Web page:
Practicing mindfulness demonstrates that our anticipation of pain, as well as our negative feelings toward it, have a significant impact on how unpleasantly it is felt. Without the use of pharmacological pain killers, pain can be considerably decreased by self-awareness, open-minded evaluation, and an absence of anticipation. Hence, meditation for pain relief is a great alternative.
Yoga, with its numerous poses and stretches, is an effective therapy for relieving a variety of physiological pains. All that being said, it’s past time for a paradigm shift in how we think about using yoga for pain relief.
Mind Over Body
The mind’s potential to alleviate suffering is enormous. All we have to do is learn to be present in our bodies and understand that “pain is the remedy for suffering.”
Meditation creates a distinct neural process in the brain that is characterized by heightened sensory perception, as well as a cognitive disengagement, which replaces the traditional efforts to manipulate discomfort with a cognitive disassociation. This means that we can learn to feel less anguish by letting go of our feelings that are fearing the sensation of pain and merely learning to be connected with whatever happens to our bodies.
Connecting with our mind over body is effective, as proven with the phenomenon of placebo effects. Placebo treatments are employed to relieve a symptom despite the fact that the placebo’s qualities have very little to do with actual medical issues. The assumption that the placebo will function is what causes the symptoms to go away. The medical community is aware of this phenomenon, and most hypothesis testing involves comparing placebos to the active drug to guarantee effectiveness.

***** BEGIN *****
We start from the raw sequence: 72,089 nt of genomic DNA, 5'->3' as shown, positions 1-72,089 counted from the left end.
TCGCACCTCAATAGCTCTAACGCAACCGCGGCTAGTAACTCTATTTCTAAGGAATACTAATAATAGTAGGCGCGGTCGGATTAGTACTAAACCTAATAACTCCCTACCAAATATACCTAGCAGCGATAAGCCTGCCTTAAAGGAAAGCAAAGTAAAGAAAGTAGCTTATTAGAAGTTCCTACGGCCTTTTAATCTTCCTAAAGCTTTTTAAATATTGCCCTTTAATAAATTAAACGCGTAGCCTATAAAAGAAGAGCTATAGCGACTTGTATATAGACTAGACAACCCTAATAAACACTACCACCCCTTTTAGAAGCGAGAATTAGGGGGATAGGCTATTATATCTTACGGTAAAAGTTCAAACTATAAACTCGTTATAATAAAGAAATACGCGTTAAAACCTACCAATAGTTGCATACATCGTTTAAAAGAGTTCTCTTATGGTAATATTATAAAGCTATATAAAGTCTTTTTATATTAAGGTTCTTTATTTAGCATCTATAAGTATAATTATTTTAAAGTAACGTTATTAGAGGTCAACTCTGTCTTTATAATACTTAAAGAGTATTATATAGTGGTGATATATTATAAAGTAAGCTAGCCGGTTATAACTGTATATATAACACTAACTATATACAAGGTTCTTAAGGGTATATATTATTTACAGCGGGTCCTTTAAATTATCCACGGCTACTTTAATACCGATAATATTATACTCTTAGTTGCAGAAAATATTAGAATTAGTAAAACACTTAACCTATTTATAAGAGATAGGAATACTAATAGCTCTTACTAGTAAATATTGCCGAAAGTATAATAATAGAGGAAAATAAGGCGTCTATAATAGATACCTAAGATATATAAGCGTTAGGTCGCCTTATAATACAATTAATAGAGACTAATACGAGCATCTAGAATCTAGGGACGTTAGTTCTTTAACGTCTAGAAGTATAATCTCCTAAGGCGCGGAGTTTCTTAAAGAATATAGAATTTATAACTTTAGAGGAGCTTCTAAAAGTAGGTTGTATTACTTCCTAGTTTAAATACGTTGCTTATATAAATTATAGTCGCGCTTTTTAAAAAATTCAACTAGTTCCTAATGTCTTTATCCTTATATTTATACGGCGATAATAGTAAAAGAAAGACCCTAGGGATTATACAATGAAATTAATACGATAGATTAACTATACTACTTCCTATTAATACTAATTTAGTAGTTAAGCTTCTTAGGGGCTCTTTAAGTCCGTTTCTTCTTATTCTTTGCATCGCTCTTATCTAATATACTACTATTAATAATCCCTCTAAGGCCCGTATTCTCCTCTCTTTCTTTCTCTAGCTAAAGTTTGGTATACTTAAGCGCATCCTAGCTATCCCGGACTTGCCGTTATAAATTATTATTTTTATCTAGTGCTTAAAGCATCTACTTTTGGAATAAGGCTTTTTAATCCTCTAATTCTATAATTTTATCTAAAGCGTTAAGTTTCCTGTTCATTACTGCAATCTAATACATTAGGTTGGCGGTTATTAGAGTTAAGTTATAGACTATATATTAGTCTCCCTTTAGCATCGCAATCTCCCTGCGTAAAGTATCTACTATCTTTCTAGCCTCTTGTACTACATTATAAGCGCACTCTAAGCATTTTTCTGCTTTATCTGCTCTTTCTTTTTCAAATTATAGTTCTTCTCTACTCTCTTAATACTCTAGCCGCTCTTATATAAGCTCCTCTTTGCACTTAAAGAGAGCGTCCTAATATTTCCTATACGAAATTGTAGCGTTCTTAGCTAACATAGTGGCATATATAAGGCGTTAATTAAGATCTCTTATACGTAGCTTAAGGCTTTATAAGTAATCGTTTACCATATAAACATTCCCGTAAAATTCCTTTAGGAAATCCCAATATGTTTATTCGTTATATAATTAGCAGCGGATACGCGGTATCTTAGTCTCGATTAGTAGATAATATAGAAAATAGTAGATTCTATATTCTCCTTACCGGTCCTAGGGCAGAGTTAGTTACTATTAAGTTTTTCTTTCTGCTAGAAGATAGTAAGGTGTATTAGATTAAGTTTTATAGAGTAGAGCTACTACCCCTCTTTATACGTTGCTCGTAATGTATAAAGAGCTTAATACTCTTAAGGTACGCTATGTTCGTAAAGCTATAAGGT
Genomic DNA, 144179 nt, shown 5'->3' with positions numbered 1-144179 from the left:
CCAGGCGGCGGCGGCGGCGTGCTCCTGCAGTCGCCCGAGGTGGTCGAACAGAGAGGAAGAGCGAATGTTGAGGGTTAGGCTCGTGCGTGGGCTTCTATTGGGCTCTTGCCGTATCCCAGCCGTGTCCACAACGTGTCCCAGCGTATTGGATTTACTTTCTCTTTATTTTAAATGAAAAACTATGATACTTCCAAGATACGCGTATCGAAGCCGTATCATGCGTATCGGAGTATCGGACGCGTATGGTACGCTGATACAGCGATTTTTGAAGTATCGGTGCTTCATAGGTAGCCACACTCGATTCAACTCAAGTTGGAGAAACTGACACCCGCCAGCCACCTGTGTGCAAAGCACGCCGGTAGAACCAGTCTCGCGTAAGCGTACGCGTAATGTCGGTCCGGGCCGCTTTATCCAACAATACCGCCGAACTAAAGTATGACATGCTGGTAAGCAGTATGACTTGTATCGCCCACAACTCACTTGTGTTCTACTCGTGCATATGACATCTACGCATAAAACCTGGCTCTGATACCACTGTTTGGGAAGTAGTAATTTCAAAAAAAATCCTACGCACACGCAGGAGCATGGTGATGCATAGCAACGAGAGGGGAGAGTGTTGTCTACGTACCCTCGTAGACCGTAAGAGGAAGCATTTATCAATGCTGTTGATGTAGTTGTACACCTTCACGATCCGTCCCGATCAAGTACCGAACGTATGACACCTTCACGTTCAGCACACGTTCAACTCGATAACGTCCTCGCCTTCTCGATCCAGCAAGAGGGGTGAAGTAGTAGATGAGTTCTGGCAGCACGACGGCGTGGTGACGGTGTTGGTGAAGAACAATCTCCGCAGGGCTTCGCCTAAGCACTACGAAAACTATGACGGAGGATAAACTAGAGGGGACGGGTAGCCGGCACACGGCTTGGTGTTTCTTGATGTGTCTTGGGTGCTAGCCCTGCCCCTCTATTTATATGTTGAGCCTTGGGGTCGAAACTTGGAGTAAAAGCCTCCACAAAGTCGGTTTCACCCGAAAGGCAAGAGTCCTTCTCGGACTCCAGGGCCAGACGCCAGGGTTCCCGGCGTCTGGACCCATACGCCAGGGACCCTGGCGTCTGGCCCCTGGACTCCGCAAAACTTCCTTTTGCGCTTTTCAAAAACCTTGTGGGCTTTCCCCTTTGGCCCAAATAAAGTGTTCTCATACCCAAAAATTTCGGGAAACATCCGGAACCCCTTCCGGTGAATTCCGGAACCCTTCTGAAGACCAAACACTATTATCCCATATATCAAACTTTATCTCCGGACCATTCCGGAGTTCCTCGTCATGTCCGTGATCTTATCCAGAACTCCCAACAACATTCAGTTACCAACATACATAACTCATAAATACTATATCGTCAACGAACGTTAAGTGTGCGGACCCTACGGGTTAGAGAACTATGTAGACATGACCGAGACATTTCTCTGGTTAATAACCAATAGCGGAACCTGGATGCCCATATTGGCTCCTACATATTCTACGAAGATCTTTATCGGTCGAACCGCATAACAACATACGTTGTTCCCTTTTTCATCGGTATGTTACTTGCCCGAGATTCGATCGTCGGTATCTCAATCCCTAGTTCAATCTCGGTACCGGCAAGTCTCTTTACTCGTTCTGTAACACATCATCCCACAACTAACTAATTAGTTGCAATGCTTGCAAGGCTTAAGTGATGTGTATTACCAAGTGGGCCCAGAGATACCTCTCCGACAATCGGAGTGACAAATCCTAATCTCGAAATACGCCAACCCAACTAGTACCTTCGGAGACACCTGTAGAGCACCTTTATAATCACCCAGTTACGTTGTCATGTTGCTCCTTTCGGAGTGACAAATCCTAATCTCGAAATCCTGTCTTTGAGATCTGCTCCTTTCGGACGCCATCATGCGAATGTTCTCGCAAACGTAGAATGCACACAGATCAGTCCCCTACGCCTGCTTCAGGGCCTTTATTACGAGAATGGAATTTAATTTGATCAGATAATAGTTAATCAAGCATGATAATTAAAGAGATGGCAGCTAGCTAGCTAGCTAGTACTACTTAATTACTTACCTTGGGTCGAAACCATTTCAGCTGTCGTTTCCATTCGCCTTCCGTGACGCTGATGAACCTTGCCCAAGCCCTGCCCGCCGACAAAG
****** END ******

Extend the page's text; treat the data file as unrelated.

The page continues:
When it relates to discomfort, it has been proven that the expectation of pain alleviation from placebo medications is the key factor causing symptoms to decrease. When meditators encounter discomfort, they use this strategy of managing their anticipation.
How Yoga Helps with Pain Relief
Yoga is a mind-body activity that can benefit individuals with chronic pain by increasing flexibility, lowering inflammation, and allowing them to mentally manage their discomfort.
There are other advantages to meditation that help to explain why meditators are more pain tolerant. In fact, using yoga for pain relief has a scientific background as well. GABA is a neurotransmitter associated with pain-regulating parts of the brain, and an elevation in GABA can result in pain relief. GABA levels have been linked to certain yoga poses and breathing practices.
Tension headaches can be relieved by inversion positions, which cause dilatation of the bilateral carotid arteries. Yoga has also been demonstrated in numerous trials to be effective at relieving lower back pain via stretching. Hence, yoga and meditation for pain relief are powerful when done correctly and consistently.